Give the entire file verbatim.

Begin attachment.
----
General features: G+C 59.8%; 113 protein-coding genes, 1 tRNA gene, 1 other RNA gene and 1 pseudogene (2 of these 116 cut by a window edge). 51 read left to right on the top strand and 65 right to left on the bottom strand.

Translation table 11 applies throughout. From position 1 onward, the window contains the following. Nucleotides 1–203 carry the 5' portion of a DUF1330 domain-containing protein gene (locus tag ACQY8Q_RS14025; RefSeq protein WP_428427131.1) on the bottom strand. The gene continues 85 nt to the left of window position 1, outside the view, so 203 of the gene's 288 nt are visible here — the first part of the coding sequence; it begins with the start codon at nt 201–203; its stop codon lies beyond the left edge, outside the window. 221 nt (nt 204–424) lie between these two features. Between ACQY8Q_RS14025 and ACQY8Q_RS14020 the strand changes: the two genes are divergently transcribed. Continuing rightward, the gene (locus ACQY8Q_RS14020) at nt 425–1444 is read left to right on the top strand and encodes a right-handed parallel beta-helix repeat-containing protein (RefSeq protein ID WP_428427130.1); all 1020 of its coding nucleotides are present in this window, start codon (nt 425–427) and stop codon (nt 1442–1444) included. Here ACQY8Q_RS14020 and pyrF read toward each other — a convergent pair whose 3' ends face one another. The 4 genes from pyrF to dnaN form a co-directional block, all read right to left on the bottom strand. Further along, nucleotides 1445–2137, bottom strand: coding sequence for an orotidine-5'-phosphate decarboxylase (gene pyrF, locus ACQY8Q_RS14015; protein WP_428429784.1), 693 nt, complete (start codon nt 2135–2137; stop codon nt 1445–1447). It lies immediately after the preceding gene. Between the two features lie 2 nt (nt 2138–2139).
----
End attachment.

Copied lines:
General features: G+C 59.8%; 113 protein-coding genes, 1 tRNA gene, 1 other RNA gene and 1 pseudogene (2 of these 116 cut by a window edge). 51 read left to right on the top strand and 65 right to left on the bottom strand.

Translation table 11 applies throughout. From position 1 onward, the window contains the following. Nucleotides 1–203 carry the 5' portion of a DUF1330 domain-containing protein gene (locus tag ACQY8Q_RS14025; RefSeq protein WP_428427131.1) on the bottom strand. The gene continues 85 nt to the left of window position 1, outside the view, so 203 of the gene's 288 nt are visible here — the first part of the coding sequence; it begins with the start codon at nt 201–203; its stop codon lies beyond the left edge, outside the window. 221 nt (nt 204–424) lie between these two features. Between ACQY8Q_RS14025 and ACQY8Q_RS14020 the strand changes: the two genes are divergently transcribed. Continuing rightward, the gene (locus ACQY8Q_RS14020) at nt 425–1444 is read left to right on the top strand and encodes a right-handed parallel beta-helix repeat-containing protein (RefSeq protein ID WP_428427130.1); all 1020 of its coding nucleotides are present in this window, start codon (nt 425–427) and stop codon (nt 1442–1444) included. Here ACQY8Q_RS14020 and pyrF read toward each other — a convergent pair whose 3' ends face one another. The 4 genes from pyrF to dnaN form a co-directional block, all read right to left on the bottom strand. Further along, nucleotides 1445–2137, bottom strand: coding sequence for an orotidine-5'-phosphate decarboxylase (gene pyrF, locus ACQY8Q_RS14015; protein WP_428429784.1), 693 nt, complete (start codon nt 2135–2137; stop codon nt 1445–1447). It lies immediately after the preceding gene. Between the two features lie 2 nt (nt 2138–2139).